Chris Schrandt is a Gemba guy from Toyota who has wealth of experience in quality management and TPS. He had several great quotes during a problem solving class today, and this one about exposing problems struck me as particularly worth sharing:
“If you have to ask, you don’t have shop floor management.”
This sounded like the essence of a shop floor management. By “shop floor” we mean “gemba” in a general sense, though Chris today was speaking of the factory floor. To expand on the quote by Chris some more, we can say that the essence of shop floor management has five components:
1) Visualize. Design work flows and working space so that there are minimal barriers to material an information flow. This means to make the status visible. Problems are what you want to see. Seeing that “everything is OK” can be a sign of low problem awareness, a problem in itself.
2) Go see. Now that you’ve made it visible, make a habit of going to see the status on the gemba. This is important because the daily demands of being a business leader have a tendency to take you away from the gemba, or to give you the illusion that you can manage while being away from the gemba for a long period of time.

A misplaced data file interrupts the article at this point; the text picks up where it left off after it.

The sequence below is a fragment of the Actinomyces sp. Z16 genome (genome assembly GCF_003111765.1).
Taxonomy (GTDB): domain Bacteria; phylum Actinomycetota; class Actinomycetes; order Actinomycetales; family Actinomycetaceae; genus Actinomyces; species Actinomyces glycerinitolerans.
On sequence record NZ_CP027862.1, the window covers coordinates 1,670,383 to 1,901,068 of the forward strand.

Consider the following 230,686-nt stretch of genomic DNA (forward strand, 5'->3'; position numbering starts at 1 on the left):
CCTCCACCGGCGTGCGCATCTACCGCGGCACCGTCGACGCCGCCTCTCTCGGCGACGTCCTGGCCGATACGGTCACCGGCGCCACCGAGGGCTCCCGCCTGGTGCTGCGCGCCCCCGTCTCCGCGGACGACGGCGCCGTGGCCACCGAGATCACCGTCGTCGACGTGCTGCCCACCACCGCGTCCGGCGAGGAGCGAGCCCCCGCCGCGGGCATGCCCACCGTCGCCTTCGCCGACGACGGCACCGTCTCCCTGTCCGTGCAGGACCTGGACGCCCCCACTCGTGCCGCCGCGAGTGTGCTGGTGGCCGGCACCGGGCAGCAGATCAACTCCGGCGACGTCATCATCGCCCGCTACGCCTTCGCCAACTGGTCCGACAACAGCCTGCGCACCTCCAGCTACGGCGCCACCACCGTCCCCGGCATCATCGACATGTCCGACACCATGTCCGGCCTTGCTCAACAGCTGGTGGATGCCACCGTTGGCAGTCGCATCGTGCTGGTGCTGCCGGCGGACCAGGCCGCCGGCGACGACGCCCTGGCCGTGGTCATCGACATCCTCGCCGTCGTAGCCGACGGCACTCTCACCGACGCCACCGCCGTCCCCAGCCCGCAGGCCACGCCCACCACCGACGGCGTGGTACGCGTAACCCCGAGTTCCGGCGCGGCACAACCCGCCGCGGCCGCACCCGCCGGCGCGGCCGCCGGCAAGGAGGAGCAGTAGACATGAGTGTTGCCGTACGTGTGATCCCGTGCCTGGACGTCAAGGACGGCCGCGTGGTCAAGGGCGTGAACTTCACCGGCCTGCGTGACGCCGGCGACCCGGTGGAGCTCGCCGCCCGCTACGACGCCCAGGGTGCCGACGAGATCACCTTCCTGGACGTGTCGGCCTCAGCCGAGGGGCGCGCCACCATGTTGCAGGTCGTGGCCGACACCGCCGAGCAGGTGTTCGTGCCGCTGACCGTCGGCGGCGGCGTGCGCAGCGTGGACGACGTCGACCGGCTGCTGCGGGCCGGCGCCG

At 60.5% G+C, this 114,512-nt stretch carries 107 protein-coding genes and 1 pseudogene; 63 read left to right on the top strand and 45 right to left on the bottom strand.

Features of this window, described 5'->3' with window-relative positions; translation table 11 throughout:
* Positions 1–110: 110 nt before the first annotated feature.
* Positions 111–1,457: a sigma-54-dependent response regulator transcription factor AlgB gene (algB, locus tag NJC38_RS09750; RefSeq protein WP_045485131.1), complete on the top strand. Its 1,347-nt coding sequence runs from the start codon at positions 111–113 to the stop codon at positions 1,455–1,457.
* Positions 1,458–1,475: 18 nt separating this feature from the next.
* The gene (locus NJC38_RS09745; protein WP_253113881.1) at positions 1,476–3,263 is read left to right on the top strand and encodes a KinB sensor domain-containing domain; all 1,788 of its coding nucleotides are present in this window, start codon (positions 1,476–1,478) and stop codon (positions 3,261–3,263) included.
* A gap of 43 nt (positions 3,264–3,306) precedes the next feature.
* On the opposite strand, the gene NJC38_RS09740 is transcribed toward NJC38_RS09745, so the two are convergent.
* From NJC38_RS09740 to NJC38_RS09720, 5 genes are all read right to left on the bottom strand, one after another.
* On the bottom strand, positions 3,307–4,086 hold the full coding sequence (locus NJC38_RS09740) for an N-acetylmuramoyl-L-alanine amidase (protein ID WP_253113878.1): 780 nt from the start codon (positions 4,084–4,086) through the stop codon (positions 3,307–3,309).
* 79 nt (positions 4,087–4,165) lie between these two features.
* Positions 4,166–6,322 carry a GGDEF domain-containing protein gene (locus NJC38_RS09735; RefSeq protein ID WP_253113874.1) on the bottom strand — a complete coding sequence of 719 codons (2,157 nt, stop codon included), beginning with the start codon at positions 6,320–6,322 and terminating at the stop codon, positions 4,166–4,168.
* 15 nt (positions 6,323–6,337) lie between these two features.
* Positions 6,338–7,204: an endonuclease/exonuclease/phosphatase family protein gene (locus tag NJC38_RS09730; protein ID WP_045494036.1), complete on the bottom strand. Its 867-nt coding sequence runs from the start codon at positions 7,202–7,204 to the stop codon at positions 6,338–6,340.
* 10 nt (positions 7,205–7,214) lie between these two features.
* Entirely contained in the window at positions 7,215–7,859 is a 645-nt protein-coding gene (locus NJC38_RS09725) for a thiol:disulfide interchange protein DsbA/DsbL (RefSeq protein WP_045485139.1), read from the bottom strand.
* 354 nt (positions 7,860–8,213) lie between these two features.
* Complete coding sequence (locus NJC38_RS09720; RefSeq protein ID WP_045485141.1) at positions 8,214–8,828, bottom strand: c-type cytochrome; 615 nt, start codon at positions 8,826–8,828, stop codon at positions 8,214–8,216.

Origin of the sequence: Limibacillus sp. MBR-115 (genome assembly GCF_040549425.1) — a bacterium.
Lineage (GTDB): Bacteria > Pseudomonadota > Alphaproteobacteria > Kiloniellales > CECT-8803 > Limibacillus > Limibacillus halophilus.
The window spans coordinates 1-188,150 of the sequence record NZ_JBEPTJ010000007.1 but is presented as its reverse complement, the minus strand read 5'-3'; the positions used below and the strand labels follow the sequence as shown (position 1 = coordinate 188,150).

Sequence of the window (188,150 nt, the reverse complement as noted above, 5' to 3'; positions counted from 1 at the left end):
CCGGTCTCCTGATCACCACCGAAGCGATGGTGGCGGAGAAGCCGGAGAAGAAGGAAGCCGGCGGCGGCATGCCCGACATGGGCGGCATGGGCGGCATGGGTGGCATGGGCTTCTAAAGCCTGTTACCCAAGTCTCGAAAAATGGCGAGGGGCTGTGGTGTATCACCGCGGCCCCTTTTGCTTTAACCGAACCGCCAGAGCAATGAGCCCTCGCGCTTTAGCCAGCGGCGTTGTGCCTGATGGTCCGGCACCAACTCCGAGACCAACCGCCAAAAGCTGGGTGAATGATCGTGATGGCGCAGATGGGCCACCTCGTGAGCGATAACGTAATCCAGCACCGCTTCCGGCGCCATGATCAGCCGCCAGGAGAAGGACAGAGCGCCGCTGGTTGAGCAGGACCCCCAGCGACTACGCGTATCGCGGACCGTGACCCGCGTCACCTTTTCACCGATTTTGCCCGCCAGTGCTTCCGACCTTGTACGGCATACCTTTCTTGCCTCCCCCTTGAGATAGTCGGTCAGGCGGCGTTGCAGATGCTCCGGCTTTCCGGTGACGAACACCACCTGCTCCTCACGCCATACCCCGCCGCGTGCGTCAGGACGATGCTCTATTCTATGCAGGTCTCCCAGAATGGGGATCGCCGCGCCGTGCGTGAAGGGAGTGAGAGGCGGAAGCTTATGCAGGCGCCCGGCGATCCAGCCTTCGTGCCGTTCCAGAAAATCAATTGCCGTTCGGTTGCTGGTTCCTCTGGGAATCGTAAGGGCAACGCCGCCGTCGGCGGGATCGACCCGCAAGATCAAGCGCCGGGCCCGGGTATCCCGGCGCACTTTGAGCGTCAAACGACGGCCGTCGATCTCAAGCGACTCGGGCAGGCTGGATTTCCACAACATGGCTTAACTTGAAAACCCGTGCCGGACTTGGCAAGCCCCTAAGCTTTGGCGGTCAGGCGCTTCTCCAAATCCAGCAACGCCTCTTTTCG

3) Teach people. Teach people to see what you see. This is not only a question of where to look and what to look for, but how to see. Teach them to see problems in such a way that they take ownership of the act of problem solving, and continue to see problems in your absence.
4) Solve problems. Direct problem solving should be the last resort of the shop floor manager. Removing barriers preventing others to solve problems is fair game. If you must solve problems, let them be the largest problems which have the smallest learning potential for your subordinates.
5) Envision. This means to develop your own image of the target condition in your mind. By being able to “see” in your mind a target condition that is better than today, you can return to step one and visualize this for others.
Too often we get this backwards, going 5 to 1 by developing a vision first, getting elbow-deep in problem solving, doing a mediocre job of teaching the next level of leaders, possibly not going to see at all, and as a result creating a sense that any visuals on the shop floor are theoretical rather than practical.
Taiichi Ohno’s workplace management (gemba keiei) is shop floor management. Rephrasing Taiichi Ohno, “There is a correct sequence to shop floor management” and it begins and ends with making things visible.